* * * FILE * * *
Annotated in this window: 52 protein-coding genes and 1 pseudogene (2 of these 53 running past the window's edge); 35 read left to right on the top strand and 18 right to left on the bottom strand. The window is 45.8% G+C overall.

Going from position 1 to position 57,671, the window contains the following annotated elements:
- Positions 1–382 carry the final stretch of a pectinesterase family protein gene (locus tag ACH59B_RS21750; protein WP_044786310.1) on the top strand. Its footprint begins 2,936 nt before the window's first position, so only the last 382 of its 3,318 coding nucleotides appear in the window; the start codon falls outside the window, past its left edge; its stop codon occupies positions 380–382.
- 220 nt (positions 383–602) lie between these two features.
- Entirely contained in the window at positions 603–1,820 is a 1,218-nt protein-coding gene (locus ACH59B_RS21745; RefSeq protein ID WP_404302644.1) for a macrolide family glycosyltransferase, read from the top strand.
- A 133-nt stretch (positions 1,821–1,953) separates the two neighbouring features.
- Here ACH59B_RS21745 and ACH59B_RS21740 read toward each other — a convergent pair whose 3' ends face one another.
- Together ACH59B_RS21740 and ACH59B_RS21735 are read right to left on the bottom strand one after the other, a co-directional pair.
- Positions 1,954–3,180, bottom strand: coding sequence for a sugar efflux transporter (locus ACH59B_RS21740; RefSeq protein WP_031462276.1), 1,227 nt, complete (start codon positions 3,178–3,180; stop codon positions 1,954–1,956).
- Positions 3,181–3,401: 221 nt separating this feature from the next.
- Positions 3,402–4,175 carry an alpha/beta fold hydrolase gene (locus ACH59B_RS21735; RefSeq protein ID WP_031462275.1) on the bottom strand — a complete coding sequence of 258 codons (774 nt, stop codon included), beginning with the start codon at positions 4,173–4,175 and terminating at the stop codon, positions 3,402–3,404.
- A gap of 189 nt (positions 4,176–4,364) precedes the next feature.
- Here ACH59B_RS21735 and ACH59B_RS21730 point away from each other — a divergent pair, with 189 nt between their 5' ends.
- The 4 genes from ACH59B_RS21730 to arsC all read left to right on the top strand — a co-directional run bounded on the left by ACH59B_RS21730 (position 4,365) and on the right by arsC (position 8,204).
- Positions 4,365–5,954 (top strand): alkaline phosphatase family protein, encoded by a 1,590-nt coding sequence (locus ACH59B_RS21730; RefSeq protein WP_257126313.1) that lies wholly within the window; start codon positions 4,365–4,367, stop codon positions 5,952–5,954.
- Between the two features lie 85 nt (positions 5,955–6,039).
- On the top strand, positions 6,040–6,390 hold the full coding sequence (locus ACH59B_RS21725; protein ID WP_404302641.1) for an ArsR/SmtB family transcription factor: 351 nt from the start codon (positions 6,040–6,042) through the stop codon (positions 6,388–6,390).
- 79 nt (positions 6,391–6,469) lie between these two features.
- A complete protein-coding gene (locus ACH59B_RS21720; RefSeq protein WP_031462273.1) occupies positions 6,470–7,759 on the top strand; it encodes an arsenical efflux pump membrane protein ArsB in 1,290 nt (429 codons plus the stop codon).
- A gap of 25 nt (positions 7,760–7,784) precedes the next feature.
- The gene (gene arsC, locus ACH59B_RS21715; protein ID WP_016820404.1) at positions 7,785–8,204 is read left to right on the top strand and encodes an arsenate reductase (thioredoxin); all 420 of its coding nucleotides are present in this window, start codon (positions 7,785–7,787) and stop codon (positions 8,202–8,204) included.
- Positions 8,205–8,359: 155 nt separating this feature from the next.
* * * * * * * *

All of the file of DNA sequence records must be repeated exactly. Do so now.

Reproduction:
Annotated in this window: 52 protein-coding genes and 1 pseudogene (2 of these 53 running past the window's edge); 35 read left to right on the top strand and 18 right to left on the bottom strand. The window is 45.8% G+C overall.

Going from position 1 to position 57,671, the window contains the following annotated elements:
- Positions 1–382 carry the final stretch of a pectinesterase family protein gene (locus tag ACH59B_RS21750; protein WP_044786310.1) on the top strand. Its footprint begins 2,936 nt before the window's first position, so only the last 382 of its 3,318 coding nucleotides appear in the window; the start codon falls outside the window, past its left edge; its stop codon occupies positions 380–382.
- 220 nt (positions 383–602) lie between these two features.
- Entirely contained in the window at positions 603–1,820 is a 1,218-nt protein-coding gene (locus ACH59B_RS21745; RefSeq protein ID WP_404302644.1) for a macrolide family glycosyltransferase, read from the top strand.
- A 133-nt stretch (positions 1,821–1,953) separates the two neighbouring features.
- Here ACH59B_RS21745 and ACH59B_RS21740 read toward each other — a convergent pair whose 3' ends face one another.
- Together ACH59B_RS21740 and ACH59B_RS21735 are read right to left on the bottom strand one after the other, a co-directional pair.
- Positions 1,954–3,180, bottom strand: coding sequence for a sugar efflux transporter (locus ACH59B_RS21740; RefSeq protein WP_031462276.1), 1,227 nt, complete (start codon positions 3,178–3,180; stop codon positions 1,954–1,956).
- Positions 3,181–3,401: 221 nt separating this feature from the next.
- Positions 3,402–4,175 carry an alpha/beta fold hydrolase gene (locus ACH59B_RS21735; RefSeq protein ID WP_031462275.1) on the bottom strand — a complete coding sequence of 258 codons (774 nt, stop codon included), beginning with the start codon at positions 4,173–4,175 and terminating at the stop codon, positions 3,402–3,404.
- A gap of 189 nt (positions 4,176–4,364) precedes the next feature.
- Here ACH59B_RS21735 and ACH59B_RS21730 point away from each other — a divergent pair, with 189 nt between their 5' ends.
- The 4 genes from ACH59B_RS21730 to arsC all read left to right on the top strand — a co-directional run bounded on the left by ACH59B_RS21730 (position 4,365) and on the right by arsC (position 8,204).
- Positions 4,365–5,954 (top strand): alkaline phosphatase family protein, encoded by a 1,590-nt coding sequence (locus ACH59B_RS21730; RefSeq protein WP_257126313.1) that lies wholly within the window; start codon positions 4,365–4,367, stop codon positions 5,952–5,954.
- Between the two features lie 85 nt (positions 5,955–6,039).
- On the top strand, positions 6,040–6,390 hold the full coding sequence (locus ACH59B_RS21725; protein ID WP_404302641.1) for an ArsR/SmtB family transcription factor: 351 nt from the start codon (positions 6,040–6,042) through the stop codon (positions 6,388–6,390).
- 79 nt (positions 6,391–6,469) lie between these two features.
- A complete protein-coding gene (locus ACH59B_RS21720; RefSeq protein WP_031462273.1) occupies positions 6,470–7,759 on the top strand; it encodes an arsenical efflux pump membrane protein ArsB in 1,290 nt (429 codons plus the stop codon).
- A gap of 25 nt (positions 7,760–7,784) precedes the next feature.
- The gene (gene arsC, locus ACH59B_RS21715; protein ID WP_016820404.1) at positions 7,785–8,204 is read left to right on the top strand and encodes an arsenate reductase (thioredoxin); all 420 of its coding nucleotides are present in this window, start codon (positions 7,785–7,787) and stop codon (positions 8,202–8,204) included.
- Positions 8,205–8,359: 155 nt separating this feature from the next.